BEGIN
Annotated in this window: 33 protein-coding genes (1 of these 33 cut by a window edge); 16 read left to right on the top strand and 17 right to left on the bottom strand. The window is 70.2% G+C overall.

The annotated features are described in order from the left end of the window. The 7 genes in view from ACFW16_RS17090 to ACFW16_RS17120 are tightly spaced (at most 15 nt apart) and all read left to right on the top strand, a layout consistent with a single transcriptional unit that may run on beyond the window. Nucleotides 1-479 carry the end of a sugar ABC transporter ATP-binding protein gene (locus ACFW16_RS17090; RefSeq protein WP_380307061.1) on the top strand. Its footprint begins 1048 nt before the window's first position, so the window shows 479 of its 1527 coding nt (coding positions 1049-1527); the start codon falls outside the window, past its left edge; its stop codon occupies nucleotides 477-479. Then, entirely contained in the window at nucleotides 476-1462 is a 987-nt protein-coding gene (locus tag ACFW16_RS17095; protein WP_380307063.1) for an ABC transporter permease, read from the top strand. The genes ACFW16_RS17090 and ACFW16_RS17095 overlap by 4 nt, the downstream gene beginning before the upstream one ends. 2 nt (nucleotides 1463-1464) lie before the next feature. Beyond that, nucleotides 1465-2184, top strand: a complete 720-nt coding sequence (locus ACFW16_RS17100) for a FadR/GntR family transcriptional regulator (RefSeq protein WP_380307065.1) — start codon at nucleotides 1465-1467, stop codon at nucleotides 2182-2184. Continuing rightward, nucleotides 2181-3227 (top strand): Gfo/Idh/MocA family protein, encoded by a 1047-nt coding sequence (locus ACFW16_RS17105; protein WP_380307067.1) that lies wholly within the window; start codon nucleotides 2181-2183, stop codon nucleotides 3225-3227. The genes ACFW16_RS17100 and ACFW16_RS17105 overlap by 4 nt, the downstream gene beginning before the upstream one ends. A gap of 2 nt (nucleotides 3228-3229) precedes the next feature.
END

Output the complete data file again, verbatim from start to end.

Annotated in this window: 33 protein-coding genes (1 of these 33 cut by a window edge); 16 read left to right on the top strand and 17 right to left on the bottom strand. The window is 70.2% G+C overall.

The annotated features are described in order from the left end of the window. The 7 genes in view from ACFW16_RS17090 to ACFW16_RS17120 are tightly spaced (at most 15 nt apart) and all read left to right on the top strand, a layout consistent with a single transcriptional unit that may run on beyond the window. Nucleotides 1-479 carry the end of a sugar ABC transporter ATP-binding protein gene (locus ACFW16_RS17090; RefSeq protein WP_380307061.1) on the top strand. Its footprint begins 1048 nt before the window's first position, so the window shows 479 of its 1527 coding nt (coding positions 1049-1527); the start codon falls outside the window, past its left edge; its stop codon occupies nucleotides 477-479. Then, entirely contained in the window at nucleotides 476-1462 is a 987-nt protein-coding gene (locus tag ACFW16_RS17095; protein WP_380307063.1) for an ABC transporter permease, read from the top strand. The genes ACFW16_RS17090 and ACFW16_RS17095 overlap by 4 nt, the downstream gene beginning before the upstream one ends. 2 nt (nucleotides 1463-1464) lie before the next feature. Beyond that, nucleotides 1465-2184, top strand: a complete 720-nt coding sequence (locus ACFW16_RS17100) for a FadR/GntR family transcriptional regulator (RefSeq protein WP_380307065.1) — start codon at nucleotides 1465-1467, stop codon at nucleotides 2182-2184. Continuing rightward, nucleotides 2181-3227 (top strand): Gfo/Idh/MocA family protein, encoded by a 1047-nt coding sequence (locus ACFW16_RS17105; protein WP_380307067.1) that lies wholly within the window; start codon nucleotides 2181-2183, stop codon nucleotides 3225-3227. The genes ACFW16_RS17100 and ACFW16_RS17105 overlap by 4 nt, the downstream gene beginning before the upstream one ends. A gap of 2 nt (nucleotides 3228-3229) precedes the next feature.